Jones did not get the email until 4 p.m. that day and by this time SKG had already voted to remove Jones Funderburg.

The last pages of the 18 page complaint said Scruggs had repeatedly behaved this way, as did Barrett.

“Barrett and Scruggs wrongfully and illegally deprived the Plaintiff of property,” the complaint said. “A scheming cabal should not be allowed to succeed.”

Jones and Funderburg sought 20% for all past and future attorney fees collected by SKG. Punitive damages were also sought.  

The case is still ongoing Tollison said. Motions are being filed and Tollison is awaiting a November court hearing. 

Shortly after the case was filed Lackey was approached and the investigation began.  By November 28 2007 Scruggs and the four other conspirators were indicted, and in March 2008 the last three pleaded guilty.

The Bureau of Prisons awaits Scruggs’ arrival on August 4.



3 Responses to “The case that made Scruggs bribe”

  1. bellesouth said

    Wow, Paul! Thanks! Can you post the complaint? I’d love to see it, too. Which scurrlious accusations? That they were being “bullied?” Aww, poor guys! What I don’t get is why Tollison was fighting so hard against arbitration once it was before Lackey? Also, didn’t Jones admit that they had 1.5 lawyers working on Katrina cases?

  2. paulquinn said

    Bellesouth: I am going try and copy the complaint and put it online. It’s 18 pages, and a quarter a page was out of my price range.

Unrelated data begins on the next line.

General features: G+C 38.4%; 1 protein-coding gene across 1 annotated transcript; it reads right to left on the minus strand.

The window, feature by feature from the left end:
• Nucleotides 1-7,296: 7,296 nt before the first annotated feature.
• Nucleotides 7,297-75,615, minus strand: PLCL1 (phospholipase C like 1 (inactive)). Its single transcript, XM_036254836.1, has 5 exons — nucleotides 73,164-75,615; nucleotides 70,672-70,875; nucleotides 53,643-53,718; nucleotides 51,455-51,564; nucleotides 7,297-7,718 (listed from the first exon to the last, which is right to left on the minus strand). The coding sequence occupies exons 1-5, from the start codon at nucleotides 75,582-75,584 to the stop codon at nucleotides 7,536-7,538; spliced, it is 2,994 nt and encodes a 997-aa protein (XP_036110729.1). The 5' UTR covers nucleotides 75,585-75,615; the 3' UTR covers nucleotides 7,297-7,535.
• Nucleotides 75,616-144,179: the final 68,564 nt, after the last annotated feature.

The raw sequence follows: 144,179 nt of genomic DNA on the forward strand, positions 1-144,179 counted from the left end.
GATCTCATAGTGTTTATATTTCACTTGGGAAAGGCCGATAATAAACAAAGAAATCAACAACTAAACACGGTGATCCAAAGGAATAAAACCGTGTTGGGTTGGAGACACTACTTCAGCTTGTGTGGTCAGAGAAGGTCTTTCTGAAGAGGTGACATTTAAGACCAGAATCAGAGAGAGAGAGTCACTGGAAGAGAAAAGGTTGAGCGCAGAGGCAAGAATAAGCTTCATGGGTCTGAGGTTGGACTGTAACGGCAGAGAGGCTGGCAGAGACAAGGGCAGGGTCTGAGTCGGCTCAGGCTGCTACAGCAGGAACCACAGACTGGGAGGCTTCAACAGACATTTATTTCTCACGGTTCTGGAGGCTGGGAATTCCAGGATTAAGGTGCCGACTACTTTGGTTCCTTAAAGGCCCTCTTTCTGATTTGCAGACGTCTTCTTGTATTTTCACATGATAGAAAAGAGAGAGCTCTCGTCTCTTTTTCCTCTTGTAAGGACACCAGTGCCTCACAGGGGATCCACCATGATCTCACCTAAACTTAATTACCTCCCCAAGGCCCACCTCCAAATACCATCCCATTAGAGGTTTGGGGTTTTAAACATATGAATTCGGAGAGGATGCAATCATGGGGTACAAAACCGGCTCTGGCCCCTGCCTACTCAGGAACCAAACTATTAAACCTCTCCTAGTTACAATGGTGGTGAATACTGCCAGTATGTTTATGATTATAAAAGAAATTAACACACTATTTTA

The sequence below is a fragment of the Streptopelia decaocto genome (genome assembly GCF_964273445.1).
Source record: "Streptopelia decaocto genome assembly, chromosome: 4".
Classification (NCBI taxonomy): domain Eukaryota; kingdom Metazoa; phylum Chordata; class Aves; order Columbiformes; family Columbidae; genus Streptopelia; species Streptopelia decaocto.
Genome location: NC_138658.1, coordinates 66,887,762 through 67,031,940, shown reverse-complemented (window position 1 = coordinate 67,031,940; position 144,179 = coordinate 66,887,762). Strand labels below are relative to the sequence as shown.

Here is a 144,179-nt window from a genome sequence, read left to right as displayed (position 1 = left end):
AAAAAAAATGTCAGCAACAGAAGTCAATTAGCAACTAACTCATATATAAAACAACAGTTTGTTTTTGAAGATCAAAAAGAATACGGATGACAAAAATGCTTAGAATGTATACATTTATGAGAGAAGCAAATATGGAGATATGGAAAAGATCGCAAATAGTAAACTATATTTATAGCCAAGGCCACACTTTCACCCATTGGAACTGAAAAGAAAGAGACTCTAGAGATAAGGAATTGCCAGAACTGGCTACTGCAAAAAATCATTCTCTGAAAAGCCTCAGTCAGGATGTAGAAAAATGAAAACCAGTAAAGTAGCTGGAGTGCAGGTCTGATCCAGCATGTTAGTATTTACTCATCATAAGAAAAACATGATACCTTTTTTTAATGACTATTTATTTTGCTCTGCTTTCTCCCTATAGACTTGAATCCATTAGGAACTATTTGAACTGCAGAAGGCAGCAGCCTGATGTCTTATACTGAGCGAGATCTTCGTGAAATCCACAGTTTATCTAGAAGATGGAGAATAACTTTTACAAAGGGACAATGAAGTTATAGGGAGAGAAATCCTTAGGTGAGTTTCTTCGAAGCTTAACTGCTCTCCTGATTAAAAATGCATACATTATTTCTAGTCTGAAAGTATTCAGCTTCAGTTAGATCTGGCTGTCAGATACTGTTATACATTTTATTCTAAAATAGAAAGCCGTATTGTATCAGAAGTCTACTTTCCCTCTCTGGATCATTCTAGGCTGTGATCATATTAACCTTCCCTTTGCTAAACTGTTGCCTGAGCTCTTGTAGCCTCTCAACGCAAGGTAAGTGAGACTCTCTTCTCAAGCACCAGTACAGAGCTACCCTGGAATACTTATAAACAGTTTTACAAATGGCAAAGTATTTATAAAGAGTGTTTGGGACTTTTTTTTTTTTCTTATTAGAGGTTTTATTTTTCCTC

I believe the “scurrilous accusations” were about conspiring, his history in fee disputes and the hiring of people without permission. I asked Grady Tollison why people said the complaint was “scurrilous,” he agreed there were such remarks in the complaint. Tollison referred me to the document(because he didn’t have it on hand), and said I should be able to see what people meant. He then said he could prove what he was arguing.

    I looked up Merriam-Webster’s defination of scurrilous, which says: “using or given to coarse language.” I pulled parts of the complaint I thought were talking harshly about Scruggs or SKG. I have no idea if anyone was bullied or anything, but it was written so I put it.

    Tollison and I didn’t discuss arbitration, or Jones & Funderburg’s work for SKG.

    I was hoping to work this into a story I’ve been working on, but couldn’t find the room. I still wanted people to see what the document said to understand more about what happened.

  3. bellesouth said

    I guess Jones would know since he represented Scruggs in a fee disqute! There is something here that doesn’t seem right. Hell, if Jones didn’t like the way Scruggs was doing things, then maybe he shouldn’t have gotten involved with SKG and taken his $1,000,000.00 and gone home!

    1) Jones asks for arbitration 20 times.
    2) Scruggs says take $1,000,000 and go home
    3) Tollison files suit for Jones — scurrilous accusations
    4) Tollison has Ex-parte contact with Lackey to file suit under seal, judge agrees although he has never done such a thing before
    5) Scruggs wants arbitration, Tollison and Jones say no.
    6) Lackey recuses himself then put himself back on — a no no, evidently.
    7) No one asked for him to stay on, except the Feds.
    on and on. It just doesn’t make sense.